I waited as he spoke with brokenness about catching his first wife in their bedroom with another man.

He said with shame, “I lost my mind.”

“I couldn’t believe what I saw. It was as if she had taken a knife out of the kitchen drawer and literally slashed my chest open with a jagged edge. Then used a sledgehammer to break my ribs. And ripped my heart right out of my chest.”

“It was visceral. It felt exactly like that was happening to me,” he said with real determination, as if he wanted me to really understand what had happened in him.

“I didn’t know what I was going to do. I scared myself. So… I knew I had to leave the house. I went outside, then begin breaking windows with my fist.”

I was with him in the moment.

“I finally got control of myself as they sped away from the drive. Together. How could this have happened? God help me. It still haunts me.”

There was much more to the story, but I realized the trauma of that moment broke this very strong “macho man.”

“I know I looked like a fool. But I had to do something to keep myself from killing him. I wanted him to hurt like I hurt …”

I nodded with understanding.

After a few moments of silence, he cleared his throat, and took a deep breath.

“So, I’m fairly sure you would say that the moment of that trauma was branded deep inside my neuropathways, and I’ve been trying to get rid of it ever since?” he asked, hoping I could help.

I knew the question was rhetorical. So, I responded with a question: “It sounds as if you followed your principles of acting like it never happened, thinking it would go away with time?”

With great dread, shame, and palatable regret, he added, “Yes.” Silence. More silence.

“Then I did it to my current wife. My wife who has done nothing but love me.”

His face fell into his hands with deep sobs. 

“Mine was all very different. It started online… But ultimately, it destroyed my wife in the same way that I had been destroyed,” he choked out between sobs.

“I hear you. And clearly, we’ve got some healing to do on both sides. But this is not who you are. This was driven by unhealed wounds, and unresolved trauma,” I explained.

“But that doesn’t make it right,” he choked out the words, while pounding his knee with his fist!

I nodded in agreement.

“And to make it worse, I blamed her. I told her it was because she was too emotional, too demanding. And all she ever wanted was for me to hug her sometimes and tell her that I loved her.”

“But I was too proud. I was too hurt by what had happened to me.”

“And the worst part is that when she would try to get some resolution, I refused to talk and told her she just needed to get over it. What an insensitive *ss I have been!”

I gave him a moment, and then I asked curiously, “Does she know you’re here?”

“Not yet”, he murdered. “I had hoped to get this done under the radar. But I’m over that. I’m willing to do whatever it takes to heal this before I do it again!”

With more tears, “And I have to help her heal!”

“There’s a song on the radio that I hear almost every time I get in my truck since I watched that workshop.”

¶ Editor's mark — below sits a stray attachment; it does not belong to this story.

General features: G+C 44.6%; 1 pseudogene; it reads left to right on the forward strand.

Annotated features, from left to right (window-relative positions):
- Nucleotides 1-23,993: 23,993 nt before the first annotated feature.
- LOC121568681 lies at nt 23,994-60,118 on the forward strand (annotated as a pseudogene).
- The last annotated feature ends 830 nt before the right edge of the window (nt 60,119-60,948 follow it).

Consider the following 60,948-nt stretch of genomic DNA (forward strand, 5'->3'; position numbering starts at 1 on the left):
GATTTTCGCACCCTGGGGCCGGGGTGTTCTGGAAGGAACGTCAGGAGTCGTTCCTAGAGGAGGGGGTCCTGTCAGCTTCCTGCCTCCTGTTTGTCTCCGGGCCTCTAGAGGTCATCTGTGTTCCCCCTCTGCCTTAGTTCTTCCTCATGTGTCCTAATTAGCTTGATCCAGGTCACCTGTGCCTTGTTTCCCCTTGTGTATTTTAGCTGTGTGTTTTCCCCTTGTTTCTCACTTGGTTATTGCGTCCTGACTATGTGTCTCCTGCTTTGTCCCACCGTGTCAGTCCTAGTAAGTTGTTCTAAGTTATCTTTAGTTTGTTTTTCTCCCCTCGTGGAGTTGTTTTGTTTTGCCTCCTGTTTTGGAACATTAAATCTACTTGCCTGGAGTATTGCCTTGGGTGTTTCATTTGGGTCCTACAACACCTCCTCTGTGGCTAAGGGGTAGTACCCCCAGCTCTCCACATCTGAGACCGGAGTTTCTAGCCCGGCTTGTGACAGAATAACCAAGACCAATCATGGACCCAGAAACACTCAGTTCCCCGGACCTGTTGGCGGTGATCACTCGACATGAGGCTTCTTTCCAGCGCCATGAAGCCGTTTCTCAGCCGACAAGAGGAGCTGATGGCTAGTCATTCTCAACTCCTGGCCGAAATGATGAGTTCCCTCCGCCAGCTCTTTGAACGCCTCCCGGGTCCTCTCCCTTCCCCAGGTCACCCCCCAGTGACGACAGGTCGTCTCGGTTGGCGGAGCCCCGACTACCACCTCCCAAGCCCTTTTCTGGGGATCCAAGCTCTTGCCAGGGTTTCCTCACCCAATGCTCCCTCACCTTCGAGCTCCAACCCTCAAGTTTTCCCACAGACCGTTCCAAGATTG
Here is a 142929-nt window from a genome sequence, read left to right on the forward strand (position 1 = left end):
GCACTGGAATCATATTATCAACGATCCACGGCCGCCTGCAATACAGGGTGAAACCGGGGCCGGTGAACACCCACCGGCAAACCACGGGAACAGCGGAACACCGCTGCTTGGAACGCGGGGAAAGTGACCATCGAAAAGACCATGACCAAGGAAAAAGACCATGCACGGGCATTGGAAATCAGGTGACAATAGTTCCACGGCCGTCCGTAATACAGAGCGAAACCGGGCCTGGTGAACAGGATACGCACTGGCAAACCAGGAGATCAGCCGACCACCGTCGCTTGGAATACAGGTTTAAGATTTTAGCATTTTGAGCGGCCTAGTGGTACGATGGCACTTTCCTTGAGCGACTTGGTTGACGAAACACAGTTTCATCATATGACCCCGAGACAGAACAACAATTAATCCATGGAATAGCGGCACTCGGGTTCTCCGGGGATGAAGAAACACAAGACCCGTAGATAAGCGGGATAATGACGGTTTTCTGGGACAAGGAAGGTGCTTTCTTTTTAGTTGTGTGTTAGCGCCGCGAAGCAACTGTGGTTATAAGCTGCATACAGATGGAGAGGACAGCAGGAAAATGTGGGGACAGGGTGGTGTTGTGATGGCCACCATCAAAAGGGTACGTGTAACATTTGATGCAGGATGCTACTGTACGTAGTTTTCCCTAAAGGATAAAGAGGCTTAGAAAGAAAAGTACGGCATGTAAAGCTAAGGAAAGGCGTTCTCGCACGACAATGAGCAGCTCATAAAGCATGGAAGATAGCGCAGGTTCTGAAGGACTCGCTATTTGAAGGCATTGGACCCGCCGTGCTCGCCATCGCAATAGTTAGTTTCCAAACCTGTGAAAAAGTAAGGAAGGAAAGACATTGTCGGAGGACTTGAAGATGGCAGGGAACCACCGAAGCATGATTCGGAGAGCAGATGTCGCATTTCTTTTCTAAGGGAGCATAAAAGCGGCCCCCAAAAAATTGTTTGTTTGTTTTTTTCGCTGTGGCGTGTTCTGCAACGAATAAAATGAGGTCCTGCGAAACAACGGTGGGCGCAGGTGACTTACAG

“After I heard it about a dozen times, I knew I had to come.”

“Here are the lyrics (about my wife) that got me here:”

You brought me to God and I put you through hell
You were all about us, I was all about myself
What kind of man would lose a woman like that?
If my soul could be forgiven, I would give it all back

Now I’m in this cold bright light
And this don’t even feel like life
‘Cause I don’t have the only woman who believed in me

And now I’m in the back of the church
Beggin’ God just to stop the hurt
‘Cause I don’t have the only woman who believed in me

“Please help me! I can’t lose her!” he begged.

I assured him that we could heal the original wound, and then we could help his wife heal from the trauma he had inflicted on her.

Whether it be verbal harshness, financial indiscretions, meanness … Whatever kind of hurt or trauma that you have repeated, we can heal yours too, my friend.

And then I will help you heal the others that you repeated or became your trauma on … and wounded and/or traumatized them.

2. What we don’t heal, we attract like a human magnet.

“I think I would’ve said this does not apply to me… But as I’ve been thinking about it after our last session, I think it does in a strange way,” my client said.

“It just seems like total craziness how that happens!” He said, clearly judging himself harshly. “Why the hell would we do that?”

Once again, I knew the question was rhetorical, but I responded anyway. “Well, it’s not like we sit around thinking… ‘How can I attract more of this awful stuff into my life’ …”

“But it’s familiar. And even though we may not like it, we are more comfortable with what is familiar. We have this in sense that if it’s familiar, at least we know how to deal with that.”

He nodded. I waited for him to process.

“It’s like every employee I hire has to have a prerequisite of wanting to hurt the people that they work for… Employers that are good to them,” he moaned.

“My business is small, so I only have a team of 7 to 10 people. But I treat them well. My wife says maybe I treat them too well.”

I understood. We all attract what is unhealed within us. 

As Shelly Bullard (author and marriage and family therapist) says:

“Your unconscious is programmed to attract people who activate your wounds. The reason for this is so you’ll grow. You’re replaying your wounds so you can finally heal them. We cannot heal anything we don’t feel or see; we can’t heal things that are unconscious! The uncomfortable feeling must come to the surface for you to grow beyond it.”

He clearly did not like what he heard, but knew he was actually attracting the familiar.

“So, should I have my wife do the hiring or what?” … he really wanted some clarity.

“Until you heal your wounds and/or trauma, that might not be a bad idea,” I said from a coaching perspective.